Its been a couple of weeks since we finished shooting but we are only getting into the editing now.  Reason is, it took a very long time for my almost five year old computer to transcode the footage from the raw RED files to offline editable files I can work with, as well as converting all the 5D files into prores too.  This has been thus far a learning experience for me, and something I am not used to, since usually I am the tech on shoots and know exactly how everything works – from camera capture through all of post production.  On this shoot, I only learnt how to turn on the RED (I should say boot the camera) halfway through the shoot.

Thankfully, the RED workflow isn’t hugely different on FCP to the P2 workflow that I am very familiar with.  But the process did make me think about how much technical information I have picked up over the years simply because I was making my own films.  This time though I liked not knowing it all on set because if there was a problem other people were there to solve it, rather than me taking up the time I should have been thinking about directing.  On the set of my previous short, Useless Things, we shot on my own HVX200 (along with a Cinevate Brevis 35mm adaptor) and I knew more about how that all worked than anyone on set.  Consequently, when we had more serious technical issues I was pulled away.  That was definitely distracting, especially considering I was acting in the film too…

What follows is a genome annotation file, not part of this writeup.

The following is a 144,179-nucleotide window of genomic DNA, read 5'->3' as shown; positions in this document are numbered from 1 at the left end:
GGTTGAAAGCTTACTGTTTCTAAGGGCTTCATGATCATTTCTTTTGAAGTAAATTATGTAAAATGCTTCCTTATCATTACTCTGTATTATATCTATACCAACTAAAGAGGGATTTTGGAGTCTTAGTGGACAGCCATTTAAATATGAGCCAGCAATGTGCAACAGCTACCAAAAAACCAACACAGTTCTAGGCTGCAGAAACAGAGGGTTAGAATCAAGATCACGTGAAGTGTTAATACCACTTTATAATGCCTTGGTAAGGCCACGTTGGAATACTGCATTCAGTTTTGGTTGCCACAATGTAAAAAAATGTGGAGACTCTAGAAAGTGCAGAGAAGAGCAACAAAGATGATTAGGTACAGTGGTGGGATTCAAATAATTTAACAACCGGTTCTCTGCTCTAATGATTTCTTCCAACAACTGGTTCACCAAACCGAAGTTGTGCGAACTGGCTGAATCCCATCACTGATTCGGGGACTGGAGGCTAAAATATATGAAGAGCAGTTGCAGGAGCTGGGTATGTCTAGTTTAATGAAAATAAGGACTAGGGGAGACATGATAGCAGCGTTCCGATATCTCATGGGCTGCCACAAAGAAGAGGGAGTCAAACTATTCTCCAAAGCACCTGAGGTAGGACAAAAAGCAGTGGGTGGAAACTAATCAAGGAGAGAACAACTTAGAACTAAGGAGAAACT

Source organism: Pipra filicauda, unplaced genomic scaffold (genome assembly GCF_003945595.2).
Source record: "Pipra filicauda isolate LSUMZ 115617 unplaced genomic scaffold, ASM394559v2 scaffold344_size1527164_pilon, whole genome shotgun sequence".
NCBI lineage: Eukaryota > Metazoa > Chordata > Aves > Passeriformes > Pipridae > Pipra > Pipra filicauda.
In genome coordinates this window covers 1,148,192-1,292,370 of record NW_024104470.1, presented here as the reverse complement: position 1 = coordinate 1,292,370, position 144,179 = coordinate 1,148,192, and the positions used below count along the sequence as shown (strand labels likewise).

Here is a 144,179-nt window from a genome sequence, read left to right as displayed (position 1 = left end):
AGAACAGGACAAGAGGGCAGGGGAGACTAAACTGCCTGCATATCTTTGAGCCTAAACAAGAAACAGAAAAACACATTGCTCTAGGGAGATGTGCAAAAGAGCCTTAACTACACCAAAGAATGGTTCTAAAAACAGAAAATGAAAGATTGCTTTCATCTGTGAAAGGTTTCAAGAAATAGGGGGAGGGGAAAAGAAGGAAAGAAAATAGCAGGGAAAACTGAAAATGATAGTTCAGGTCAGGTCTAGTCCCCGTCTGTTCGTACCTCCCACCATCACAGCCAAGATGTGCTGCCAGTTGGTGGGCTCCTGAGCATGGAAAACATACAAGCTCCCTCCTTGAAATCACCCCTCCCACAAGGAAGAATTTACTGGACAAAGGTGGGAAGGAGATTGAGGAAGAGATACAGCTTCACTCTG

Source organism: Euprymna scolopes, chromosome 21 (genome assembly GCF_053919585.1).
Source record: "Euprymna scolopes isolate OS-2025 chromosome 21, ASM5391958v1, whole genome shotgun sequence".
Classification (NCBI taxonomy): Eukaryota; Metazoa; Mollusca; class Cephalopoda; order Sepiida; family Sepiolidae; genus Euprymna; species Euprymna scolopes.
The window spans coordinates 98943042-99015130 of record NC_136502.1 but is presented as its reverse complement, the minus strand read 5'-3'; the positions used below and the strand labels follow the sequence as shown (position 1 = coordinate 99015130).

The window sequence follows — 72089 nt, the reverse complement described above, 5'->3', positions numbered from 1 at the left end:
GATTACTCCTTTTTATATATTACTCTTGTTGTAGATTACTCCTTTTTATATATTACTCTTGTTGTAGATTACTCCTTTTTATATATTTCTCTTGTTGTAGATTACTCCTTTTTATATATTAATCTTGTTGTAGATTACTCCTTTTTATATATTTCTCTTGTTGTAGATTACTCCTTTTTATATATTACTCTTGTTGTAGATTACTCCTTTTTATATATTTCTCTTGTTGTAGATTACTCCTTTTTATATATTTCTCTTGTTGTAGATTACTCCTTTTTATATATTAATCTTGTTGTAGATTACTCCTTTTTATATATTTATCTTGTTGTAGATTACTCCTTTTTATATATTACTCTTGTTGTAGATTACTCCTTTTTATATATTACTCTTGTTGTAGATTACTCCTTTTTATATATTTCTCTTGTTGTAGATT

Dog Sitter

Emmanuelle Francoeur and Bourbon the Bulldog from Dog Sitter (2010)

Speaking of Useless Things, it will be playing at a screening at the Cinema du Parc this Saturday the 21st of August at 1pm.  The screening was set up by Rail City Media to showcase the newly completed Dog Sitter by director Adam Reider, and produced by me.  We’re showing a number of great shorts at the screening, including Eva Cvijanovic’s Play (winner of the 2008 Air Canada enRoute Achievement in Animation award).  Eva also did the animation for Useless Things – and I can’t wait to start showing people her stop motion work in Mr. Crab.  So, back to editing then!


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